May 15, 2021, Submitted by Kathy Reardon, Bill Reardon, Katie Sutton, Ellen Whalen, Anthony George, Heidi Ragone, Susan Randall Harbert, Louise Smith, John Borger, John Deeley, Michael Reive, Clayton Handleman, Patti Coyle, Jo-An Heileman, Turner Bledsoe, Elliott Place, Brad Carr, and Ben Kerman – members of Hingham Net Zero
We ask Hingham citizens to cast your votes for Laura Burns for Hingham Light Board this Saturday, May 22.
Hingham Light has a tremendous record of delivering reliable electricity affordably, and it’s what we all love about it. But big challenges for the light plant are ahead. The Town of Hingham has begun the process of creating a climate action plan, which will surely call for shifts from fossil fuels to electricity powered by renewable sources, meaning a tremendous leap in demand, and a challenge to make sure that energy is carbon-free.
We think Laura is the best candidate for the light board because in addition to her commitment to reliable, affordable electricity, she has a plan for dealing with the challenges ahead, and the skills to carry it out. Read on.
Last fall, our light board added a commitment to sustainable operations and a goal of 100% carbon-free energy to its mission statement, which is a great start. And there are some incentives to help customers reduce their carbon footprint, but they are not at all well-publicized, and there is no technical assistance available from the light plant to help customers make informed decisions.
We need a plan to meet the energy challenges of the next decades, and Laura’s plan has three parts.
- Seek out renewable power contracts to replace fossil fuels in our power portfolio. The light plant has made a good start – over 50% of our electricity is carbon-free, as it stands now. Some of this is low-hanging fruit, though. The closer we get to our goal, the harder it will be to arrive. Laura is following opportunities developing now, including everything from the massive off-shore wind farms which are about to be constructed off our coast, to Hull’s potential creation of more local wind power and even, possibly, tidal energy generation. The good news is that renewable energy prices are competitive now with fossil-fuel energy, so this need not raise rates. It’s a matter of finding the sources we need, and Laura is dedicated to that goal.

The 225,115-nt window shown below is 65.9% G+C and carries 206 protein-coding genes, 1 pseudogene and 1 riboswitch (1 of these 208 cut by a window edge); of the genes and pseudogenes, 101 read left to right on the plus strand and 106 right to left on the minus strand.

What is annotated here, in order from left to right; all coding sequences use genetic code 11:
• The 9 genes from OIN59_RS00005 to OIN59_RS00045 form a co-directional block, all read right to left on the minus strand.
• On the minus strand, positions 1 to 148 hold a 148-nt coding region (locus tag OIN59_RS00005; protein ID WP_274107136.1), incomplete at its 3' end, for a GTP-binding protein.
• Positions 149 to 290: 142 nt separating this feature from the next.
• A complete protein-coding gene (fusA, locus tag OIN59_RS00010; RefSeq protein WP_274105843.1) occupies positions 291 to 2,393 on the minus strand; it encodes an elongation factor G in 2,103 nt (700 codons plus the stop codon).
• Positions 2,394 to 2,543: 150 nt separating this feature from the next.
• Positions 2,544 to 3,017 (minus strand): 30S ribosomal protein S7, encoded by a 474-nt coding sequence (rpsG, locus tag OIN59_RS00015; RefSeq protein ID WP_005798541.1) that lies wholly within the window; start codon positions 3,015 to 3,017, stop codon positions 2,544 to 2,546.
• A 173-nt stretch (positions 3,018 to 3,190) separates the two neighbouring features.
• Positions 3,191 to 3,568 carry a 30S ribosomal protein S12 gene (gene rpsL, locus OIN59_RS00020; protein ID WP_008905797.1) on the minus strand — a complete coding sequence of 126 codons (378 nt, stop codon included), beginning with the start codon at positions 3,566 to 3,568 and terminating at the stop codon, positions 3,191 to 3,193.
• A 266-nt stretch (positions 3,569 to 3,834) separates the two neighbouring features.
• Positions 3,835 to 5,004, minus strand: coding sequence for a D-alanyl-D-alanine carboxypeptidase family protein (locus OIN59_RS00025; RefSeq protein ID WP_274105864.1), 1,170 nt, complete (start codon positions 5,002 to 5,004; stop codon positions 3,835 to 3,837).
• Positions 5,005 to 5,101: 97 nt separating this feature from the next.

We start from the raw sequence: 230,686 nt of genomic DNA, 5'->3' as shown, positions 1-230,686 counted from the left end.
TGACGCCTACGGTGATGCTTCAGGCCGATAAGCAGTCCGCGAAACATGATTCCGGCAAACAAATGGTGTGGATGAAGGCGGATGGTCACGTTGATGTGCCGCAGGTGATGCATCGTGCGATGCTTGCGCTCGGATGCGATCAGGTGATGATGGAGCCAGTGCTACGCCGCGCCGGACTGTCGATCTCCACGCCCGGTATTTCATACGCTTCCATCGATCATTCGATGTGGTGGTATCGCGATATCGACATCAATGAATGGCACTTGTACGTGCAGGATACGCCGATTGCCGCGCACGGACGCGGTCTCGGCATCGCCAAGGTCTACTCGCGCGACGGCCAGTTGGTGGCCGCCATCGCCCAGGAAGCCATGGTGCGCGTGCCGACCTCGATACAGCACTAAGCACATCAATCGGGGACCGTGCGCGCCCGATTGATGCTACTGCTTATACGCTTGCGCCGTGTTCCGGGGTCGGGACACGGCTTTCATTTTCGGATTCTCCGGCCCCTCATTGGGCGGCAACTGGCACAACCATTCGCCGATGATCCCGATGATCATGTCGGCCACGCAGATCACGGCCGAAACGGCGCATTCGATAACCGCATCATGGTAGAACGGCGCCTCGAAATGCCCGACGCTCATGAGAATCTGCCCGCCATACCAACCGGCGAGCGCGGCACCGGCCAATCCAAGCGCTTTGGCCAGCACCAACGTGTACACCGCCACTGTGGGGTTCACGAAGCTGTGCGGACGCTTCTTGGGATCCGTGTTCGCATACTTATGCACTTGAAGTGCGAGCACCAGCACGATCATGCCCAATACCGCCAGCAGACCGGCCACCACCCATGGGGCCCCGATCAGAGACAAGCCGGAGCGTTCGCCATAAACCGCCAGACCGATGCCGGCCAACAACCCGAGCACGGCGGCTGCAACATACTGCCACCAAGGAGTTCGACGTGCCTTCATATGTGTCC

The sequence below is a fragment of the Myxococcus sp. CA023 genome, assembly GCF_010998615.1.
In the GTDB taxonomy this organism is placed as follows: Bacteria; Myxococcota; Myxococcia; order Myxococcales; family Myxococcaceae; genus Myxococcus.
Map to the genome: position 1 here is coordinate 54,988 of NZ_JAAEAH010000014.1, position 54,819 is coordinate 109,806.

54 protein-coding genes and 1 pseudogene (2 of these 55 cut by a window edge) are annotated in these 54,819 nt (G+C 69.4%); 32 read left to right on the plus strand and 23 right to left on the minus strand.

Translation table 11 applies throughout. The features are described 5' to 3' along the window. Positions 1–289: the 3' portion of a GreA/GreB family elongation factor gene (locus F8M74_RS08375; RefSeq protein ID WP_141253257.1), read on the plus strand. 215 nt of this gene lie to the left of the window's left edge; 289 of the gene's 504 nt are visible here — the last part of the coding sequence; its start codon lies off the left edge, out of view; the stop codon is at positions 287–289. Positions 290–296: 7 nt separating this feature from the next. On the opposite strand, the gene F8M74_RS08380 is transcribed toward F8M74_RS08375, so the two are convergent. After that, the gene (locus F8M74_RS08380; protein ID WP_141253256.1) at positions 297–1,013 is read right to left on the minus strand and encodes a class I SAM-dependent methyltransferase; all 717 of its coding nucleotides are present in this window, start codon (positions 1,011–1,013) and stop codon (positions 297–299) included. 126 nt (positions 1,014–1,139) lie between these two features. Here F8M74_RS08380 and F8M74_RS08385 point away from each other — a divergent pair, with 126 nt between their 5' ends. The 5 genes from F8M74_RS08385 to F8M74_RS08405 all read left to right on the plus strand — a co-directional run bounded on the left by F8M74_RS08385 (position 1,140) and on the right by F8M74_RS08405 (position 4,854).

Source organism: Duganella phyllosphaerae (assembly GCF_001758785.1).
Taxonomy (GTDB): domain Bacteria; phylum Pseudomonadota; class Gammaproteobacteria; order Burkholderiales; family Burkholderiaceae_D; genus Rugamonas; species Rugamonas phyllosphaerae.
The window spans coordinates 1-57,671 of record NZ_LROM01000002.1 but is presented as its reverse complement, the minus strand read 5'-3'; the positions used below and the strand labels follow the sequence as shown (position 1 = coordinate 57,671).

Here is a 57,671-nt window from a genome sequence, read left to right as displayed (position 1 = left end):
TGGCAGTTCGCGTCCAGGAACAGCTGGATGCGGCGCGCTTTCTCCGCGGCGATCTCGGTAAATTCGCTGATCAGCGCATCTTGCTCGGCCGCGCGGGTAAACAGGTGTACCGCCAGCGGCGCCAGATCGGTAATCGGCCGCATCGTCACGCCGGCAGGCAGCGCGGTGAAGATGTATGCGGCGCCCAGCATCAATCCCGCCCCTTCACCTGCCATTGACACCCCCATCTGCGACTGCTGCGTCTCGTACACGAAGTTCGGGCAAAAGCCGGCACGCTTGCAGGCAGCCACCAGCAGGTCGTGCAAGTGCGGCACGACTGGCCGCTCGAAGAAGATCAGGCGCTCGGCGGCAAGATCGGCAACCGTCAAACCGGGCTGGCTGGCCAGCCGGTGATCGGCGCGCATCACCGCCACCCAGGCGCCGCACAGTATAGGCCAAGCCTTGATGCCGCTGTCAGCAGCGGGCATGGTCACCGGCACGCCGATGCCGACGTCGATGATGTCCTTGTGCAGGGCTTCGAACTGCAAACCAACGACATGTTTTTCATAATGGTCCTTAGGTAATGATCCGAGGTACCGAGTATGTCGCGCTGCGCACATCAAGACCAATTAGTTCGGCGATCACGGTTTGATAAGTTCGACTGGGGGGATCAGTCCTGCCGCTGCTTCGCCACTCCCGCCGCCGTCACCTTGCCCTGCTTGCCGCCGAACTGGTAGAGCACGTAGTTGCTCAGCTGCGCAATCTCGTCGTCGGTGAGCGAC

- Create a package of incentives along with coaching for residents and businesses to help with the transition away from fossil fuels, and proactively engage the community. This is a role the light board has never played before. The board could become “electrification ambassadors,” helping the town, the commercial sector, and individual homeowners figure out how best to make their own changes. The light board should offer a cohesive set of well-thought-out incentives for customers to transition to electricity for their power needs, and (this would be new) make available professional assistance to guide customers in making their choices. The light plant would need to devote resources to publicity and promotion of the program, which is also something the light plant doesn’t currently do.
- Network with other municipal light boards to learn about best practices and discuss policy. Speaking of things our light board doesn’t currently do... while the professional managers of municipal light plants meet every month, the elected or appointed light board members tend to stay in their silos. This doesn’t serve their citizens very well. For the last four years, Laura has worked to create a statewide network of light board members and activists that now covers 30 of the 41 towns owning municipal light plants, and which meets regularly to share insights and best practices. If you follow Laura’s videos on Facebook (@LauraBurnsLightBoard), you would meet members of other light boards, talking about innovative programs which are already in place in their towns, and which have never even been discussed by our board. It makes sense that we can all learn from each other.
Laura’s experience in public service equips her well for carrying out her plan. She served two terms on the Select Board, helping to shepherd the town through the challenges of the great recession. She also served two terms on the Advisory Committee, including as chair, as well as the Capital Outlay Committee and the Affordable Housing Trust. She is already years-deep into research and citizen activism with municipal light boards across the state. As a result, she has a grasp of the challenges ahead, some of which have never yet been discussed in any detail by our current light board.
Everyone loves our Hingham Light Plant. They meet their goal of reliable, affordable electricity with flying colors. Will they rise to the occasion and assist everyone in Hingham to lower their carbon footprint? Please vote to put Laura Burns on the light board on Saturday, May 22, and we’ll get started.